Fund values drop, sales firm in March

By Steven Lamb | April 2, 2004 | Last updated on April 2, 2004
2 min read

(April 2, 2004) All good things must come to an end and the run of positive mutual funds returns is no exception. March was a poor month for investors, as 21 of 32 Morningstar Canada Fund Indices turned in negative results, according to preliminary data from the fund industry watcher.

The poor performance didn’t turn investors off altogether, though. The industry rang up sales of between $3.8 billion to $4.2 billion in March, according to preliminary data from the Investment Funds Institute of Canada (IFIC).

“Net sales for the month of March are expected to be approximately $4 billion. This is the sixth consecutive month of positive sales and is substantially higher than sales for March in the past two years,” revealed Tom Hockin, IFIC’s President & CEO. “Sales for the first three months of 2004 are expected to be about $11 billion, outpacing sales in the same period in 2002 and 2003.”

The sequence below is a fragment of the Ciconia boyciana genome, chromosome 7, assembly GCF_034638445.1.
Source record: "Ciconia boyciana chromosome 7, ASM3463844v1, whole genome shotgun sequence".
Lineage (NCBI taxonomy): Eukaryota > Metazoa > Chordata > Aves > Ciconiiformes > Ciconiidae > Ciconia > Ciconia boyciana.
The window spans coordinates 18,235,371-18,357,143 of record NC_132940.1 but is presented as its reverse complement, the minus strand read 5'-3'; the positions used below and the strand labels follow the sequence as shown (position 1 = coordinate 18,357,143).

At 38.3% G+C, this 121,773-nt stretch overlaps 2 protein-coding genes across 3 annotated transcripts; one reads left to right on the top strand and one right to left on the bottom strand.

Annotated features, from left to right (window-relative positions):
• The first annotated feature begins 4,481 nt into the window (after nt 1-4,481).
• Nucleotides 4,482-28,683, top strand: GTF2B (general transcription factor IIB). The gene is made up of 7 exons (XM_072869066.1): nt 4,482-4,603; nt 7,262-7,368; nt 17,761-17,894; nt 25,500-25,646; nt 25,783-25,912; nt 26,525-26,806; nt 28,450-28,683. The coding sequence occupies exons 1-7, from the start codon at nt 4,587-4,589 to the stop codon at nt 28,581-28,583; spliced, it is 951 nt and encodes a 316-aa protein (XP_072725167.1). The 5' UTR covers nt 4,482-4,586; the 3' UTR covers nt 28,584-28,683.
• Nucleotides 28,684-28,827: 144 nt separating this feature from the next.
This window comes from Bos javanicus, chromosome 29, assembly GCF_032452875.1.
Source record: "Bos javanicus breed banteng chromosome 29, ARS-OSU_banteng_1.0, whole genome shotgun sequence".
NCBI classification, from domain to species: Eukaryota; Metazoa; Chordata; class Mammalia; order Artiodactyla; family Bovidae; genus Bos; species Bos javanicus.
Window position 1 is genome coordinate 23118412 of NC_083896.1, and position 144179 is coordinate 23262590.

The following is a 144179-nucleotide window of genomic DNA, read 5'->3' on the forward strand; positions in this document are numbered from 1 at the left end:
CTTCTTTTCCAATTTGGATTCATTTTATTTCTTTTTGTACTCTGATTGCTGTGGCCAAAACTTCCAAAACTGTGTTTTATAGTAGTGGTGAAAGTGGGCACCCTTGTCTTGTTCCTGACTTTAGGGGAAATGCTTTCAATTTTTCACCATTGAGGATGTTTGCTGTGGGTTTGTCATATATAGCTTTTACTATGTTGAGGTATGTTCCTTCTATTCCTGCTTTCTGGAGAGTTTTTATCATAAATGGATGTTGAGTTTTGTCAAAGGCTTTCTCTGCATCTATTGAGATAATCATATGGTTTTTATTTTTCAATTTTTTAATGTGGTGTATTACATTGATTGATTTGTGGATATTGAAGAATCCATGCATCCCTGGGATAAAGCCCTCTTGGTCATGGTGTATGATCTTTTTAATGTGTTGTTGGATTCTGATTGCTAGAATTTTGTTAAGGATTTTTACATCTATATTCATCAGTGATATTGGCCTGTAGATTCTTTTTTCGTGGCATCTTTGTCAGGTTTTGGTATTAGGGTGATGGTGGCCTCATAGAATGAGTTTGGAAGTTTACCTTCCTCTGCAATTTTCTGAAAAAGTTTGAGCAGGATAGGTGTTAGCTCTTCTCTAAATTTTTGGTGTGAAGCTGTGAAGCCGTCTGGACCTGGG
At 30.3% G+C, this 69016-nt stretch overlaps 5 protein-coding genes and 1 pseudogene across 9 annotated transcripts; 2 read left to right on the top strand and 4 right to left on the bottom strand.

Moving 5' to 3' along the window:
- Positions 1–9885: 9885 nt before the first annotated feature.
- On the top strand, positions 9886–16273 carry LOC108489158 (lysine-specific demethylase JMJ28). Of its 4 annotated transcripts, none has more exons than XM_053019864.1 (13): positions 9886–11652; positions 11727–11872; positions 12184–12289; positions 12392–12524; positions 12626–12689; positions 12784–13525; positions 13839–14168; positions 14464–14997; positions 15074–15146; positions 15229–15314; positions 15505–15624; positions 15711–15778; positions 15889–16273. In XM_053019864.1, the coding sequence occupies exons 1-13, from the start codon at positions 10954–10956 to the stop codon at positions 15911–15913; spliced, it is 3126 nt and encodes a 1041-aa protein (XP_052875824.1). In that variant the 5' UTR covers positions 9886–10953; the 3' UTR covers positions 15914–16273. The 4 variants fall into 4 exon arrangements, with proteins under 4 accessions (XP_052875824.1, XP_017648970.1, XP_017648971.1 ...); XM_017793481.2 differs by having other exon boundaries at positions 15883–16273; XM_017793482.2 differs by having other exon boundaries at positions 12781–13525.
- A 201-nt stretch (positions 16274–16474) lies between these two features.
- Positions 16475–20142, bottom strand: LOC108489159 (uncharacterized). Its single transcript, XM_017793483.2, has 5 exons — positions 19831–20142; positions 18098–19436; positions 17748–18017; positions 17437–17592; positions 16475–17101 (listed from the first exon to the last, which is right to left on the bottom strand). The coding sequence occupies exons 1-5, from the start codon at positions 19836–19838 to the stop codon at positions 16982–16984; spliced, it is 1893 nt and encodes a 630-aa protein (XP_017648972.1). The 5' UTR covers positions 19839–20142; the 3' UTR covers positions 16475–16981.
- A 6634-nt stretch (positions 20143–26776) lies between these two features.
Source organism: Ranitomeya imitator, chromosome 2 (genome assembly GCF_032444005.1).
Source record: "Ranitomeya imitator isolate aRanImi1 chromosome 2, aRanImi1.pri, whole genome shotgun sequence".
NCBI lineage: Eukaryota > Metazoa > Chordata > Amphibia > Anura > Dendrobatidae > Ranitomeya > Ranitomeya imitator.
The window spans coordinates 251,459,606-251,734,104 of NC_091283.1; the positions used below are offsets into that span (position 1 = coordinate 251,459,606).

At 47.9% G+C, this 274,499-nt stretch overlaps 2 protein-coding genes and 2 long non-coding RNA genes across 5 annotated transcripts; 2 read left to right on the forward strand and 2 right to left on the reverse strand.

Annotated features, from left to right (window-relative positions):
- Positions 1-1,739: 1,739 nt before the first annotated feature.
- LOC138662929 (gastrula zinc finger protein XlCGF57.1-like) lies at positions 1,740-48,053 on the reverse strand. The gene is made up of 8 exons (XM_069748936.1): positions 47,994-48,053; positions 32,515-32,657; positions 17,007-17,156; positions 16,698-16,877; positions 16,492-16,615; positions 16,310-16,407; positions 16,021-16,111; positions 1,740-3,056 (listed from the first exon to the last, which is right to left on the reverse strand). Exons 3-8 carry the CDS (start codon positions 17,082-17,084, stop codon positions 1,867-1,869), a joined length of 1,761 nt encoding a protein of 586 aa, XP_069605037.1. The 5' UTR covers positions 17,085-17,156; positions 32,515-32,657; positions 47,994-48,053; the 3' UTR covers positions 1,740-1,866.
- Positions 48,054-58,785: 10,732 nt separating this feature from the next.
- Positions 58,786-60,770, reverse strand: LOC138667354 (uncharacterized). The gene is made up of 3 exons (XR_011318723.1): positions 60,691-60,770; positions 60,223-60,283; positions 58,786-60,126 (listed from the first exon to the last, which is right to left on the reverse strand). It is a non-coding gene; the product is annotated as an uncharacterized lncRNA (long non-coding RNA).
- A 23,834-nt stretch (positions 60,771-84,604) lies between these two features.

It was the worst month for fund returns since March 2003, which saw 26 indices in the red.

Japanese equity funds were the top performers last month. The index for these funds gained 11.6% in March and 16.7% for the first quarter, as the benchmark Nikkei Average Index continued to post strong returns.

Morningstar Canada’s Precious Metals Index came in second, with a gain of just 3.3%. The remaining nine positive indices were up less than 1%, with the Canadian Income Trust Fund Index leading the pack with a gain of 0.8%.

The most commonly held funds turned in losses, as the Canadian Equity Index shed 1.5%, Canadian Balanced lost 0.8% and Canadian Bond lost 0.4%. The U.S. Equity Index lost 2.9%, Global Equity was down 2.5% and International Equity dropped 2.6%.

The worst performance was in the European Equity Index, which dropped 4.9%, while Science & Technology lost 4.2% and Asia Ex-Japan Equity slid 4%.

The early IFIC data indicates total assets in the fund industry slipped by 0.2% from last month’s total of $466.2 billion to between $462 and $467 billion.

Among the firms reporting for the preliminary report, TD Asset Management led the pack, with net sales of $612 million. Second place went to RBC at $573 million, further strengthening the big bank’s position as number one in net assets, with $44.129 billion.

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Steven Lamb